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How to Build an Employee Theft Policy That Works

January 10, 2020

Create an employee theft policy your employees will actually understand

Clear policies are key to good business; they help familiarize staff with expectations and consequences, as well as protecting your business from wrongful dismissal suits. Knowing that there is a policy in place for associate dishonesty will not only deter internal theft, but may also encourage honest employees to bring forward concerns. Writing an employee theft policy doesn’t have to be complicated, but it does have to be done well.

What to include in your employee theft policy:

1. Clear definitions of employee theft

You cannot be too clear on this point! Your policy should be written in a way that leaves no doubt in the minds of your employees as to what constitutes theft, fraud, and associate dishonesty.

Be sure to include all the different types of theft in your policy. For example, time theft can be a big concern during the current labor shortage.

2. Detail the progressive discipline steps

An employee is more likely to report a dishonest act if they feel like they know exactly what steps will come next. Decide on your steps, remembering to think about the wide variety of theft, fraud, and dishonesty you could be dealing with. There may be occasions where evidence is not clear enough to warrant a termination, so it’s wise to include a progressive plan for such cases. If you are implementing a ‘3 strikes’ approach (a verbal, written, and final warning approach) you’ll want to ensure that’s documented; your strategy must be consistent if you wish to avoid lawsuits.

3. State the obvious: employee theft and fraud means authorities are called

Particularly if you have a casual and friendly workplace, employees may be shocked when you call in the police over an internal theft or fraud incident. Clear mention of the authorities and when they would be involved helps to drive home the fact that this is not a game-your career and your criminal record could be on the line.

The fact is that opportunity is one of the three sides of the employee theft triangle, and a relaxed view on internal theft, real or perceived, sets you up to experience more of it.

4. Consult and use experts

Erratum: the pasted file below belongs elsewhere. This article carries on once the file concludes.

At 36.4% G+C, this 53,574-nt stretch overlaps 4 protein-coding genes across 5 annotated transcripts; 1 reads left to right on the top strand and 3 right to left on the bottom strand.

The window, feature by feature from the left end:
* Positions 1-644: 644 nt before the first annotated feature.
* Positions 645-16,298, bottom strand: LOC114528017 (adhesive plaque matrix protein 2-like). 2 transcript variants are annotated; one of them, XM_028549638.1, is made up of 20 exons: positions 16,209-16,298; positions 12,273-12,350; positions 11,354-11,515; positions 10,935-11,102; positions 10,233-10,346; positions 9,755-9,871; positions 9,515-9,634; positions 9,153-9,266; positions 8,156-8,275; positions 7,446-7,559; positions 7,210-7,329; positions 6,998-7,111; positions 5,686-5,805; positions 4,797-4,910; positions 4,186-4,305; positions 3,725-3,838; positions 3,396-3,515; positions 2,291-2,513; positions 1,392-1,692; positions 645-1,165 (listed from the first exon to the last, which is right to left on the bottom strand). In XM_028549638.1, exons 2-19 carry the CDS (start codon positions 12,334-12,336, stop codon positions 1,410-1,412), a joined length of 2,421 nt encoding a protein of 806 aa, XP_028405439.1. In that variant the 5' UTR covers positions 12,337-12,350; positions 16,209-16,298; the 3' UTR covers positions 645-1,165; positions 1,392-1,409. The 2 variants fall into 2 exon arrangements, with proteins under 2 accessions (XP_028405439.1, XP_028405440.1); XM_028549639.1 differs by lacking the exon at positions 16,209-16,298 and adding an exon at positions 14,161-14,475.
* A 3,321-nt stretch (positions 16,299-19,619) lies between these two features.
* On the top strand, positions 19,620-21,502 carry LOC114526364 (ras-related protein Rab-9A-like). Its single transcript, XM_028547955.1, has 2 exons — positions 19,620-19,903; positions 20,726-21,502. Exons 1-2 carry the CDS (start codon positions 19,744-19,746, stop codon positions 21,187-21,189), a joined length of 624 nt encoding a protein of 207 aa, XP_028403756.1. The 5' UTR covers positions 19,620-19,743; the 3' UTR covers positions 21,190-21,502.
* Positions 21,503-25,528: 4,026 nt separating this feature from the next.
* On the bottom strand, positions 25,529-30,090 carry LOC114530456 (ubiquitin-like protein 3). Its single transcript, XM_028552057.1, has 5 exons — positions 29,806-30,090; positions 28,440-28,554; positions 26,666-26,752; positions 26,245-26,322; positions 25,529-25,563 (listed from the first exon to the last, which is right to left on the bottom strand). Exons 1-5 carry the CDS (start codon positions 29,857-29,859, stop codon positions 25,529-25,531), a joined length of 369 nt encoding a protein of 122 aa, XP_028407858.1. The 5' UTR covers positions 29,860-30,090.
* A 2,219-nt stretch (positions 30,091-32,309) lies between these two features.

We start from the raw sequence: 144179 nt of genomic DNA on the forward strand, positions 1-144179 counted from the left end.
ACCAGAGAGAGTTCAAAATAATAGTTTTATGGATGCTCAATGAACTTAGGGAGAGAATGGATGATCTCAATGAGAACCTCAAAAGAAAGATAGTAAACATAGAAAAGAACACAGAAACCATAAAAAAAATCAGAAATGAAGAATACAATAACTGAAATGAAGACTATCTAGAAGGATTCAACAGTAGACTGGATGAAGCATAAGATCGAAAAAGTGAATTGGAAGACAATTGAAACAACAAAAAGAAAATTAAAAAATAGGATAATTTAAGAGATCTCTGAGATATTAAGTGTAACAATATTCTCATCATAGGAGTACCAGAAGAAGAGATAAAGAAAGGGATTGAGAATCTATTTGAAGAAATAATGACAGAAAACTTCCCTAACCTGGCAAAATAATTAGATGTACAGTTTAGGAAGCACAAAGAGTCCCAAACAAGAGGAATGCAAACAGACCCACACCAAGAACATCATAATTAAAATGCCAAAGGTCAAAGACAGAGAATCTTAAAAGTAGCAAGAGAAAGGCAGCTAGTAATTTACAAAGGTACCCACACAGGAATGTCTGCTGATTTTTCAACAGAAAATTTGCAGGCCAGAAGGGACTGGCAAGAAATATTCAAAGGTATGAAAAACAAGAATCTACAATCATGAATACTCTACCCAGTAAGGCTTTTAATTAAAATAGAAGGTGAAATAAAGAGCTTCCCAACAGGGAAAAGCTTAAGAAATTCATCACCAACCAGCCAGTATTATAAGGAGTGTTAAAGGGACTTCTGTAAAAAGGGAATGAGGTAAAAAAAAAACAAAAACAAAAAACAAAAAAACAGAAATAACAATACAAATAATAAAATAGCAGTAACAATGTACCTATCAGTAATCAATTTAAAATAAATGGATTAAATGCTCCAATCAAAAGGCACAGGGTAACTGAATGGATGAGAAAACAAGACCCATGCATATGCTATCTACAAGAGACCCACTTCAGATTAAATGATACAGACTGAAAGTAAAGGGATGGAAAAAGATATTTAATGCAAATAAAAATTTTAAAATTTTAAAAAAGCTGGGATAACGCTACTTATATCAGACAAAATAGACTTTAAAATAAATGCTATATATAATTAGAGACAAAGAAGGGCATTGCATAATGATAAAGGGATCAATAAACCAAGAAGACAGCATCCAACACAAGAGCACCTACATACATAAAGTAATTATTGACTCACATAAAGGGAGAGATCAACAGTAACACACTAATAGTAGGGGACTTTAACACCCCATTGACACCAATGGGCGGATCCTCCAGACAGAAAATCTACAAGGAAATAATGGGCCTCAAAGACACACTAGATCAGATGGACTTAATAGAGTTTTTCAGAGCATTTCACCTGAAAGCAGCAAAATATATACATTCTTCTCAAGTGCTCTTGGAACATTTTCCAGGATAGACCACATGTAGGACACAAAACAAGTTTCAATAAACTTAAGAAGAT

Ideally, human resources or your legal department should be the overseers of any policy. It is highly advised that smaller businesses find an online or contract HR service to help with initial internal theft policy development.

5. Assume the team knows

Sometimes managers and owners try to hide incidents of employee theft from the rest of the staff team. Realistically, word travels fast and rumours may be flying. Consider a memo or email to staff explaining that an incident has taken place and you’d like to take this moment to invite staff to bring forward any other evidence or incidents they may be aware of. Some staff will find this stressful, but many of your associates will likely feel relief, knowing that their company is confidently in control of the situation.

How Solink Helps 1
If your business is using Solink’s video surveillance system for loss prevention, try this script that our clients love for addressing their staff team about an incident: “As you may be aware, our SOLINK app identified dishonest behavior by one of our associates. We have escalated these findings to law enforcement and are currently working with them to resolve the matter. I will remind everyone that SOLINK is active for everyone’s protection, and if you need to us, we are here to help.”

6. Get the words right by using a template

Your employee theft policy doesn’t have to be long, wordy, or complex. The focus is on providing enough information for employees to know what’s unacceptable and how a situation would be dealt with. You can use this free template to get your policy rolling, and adapt it to your specific industry or location.

About the author:

Herbert Melendez is Manager of Audit and Investigations with Solink. He has implemented systems and solutions for 29 years in major retailers like Rite Aid, Bed Bath & Beyond, Walmart, and Ross Stores. Herbert approaches loss prevention with a focus on the customer experience, and with a belief that good LP strategy can be invaluable to any company.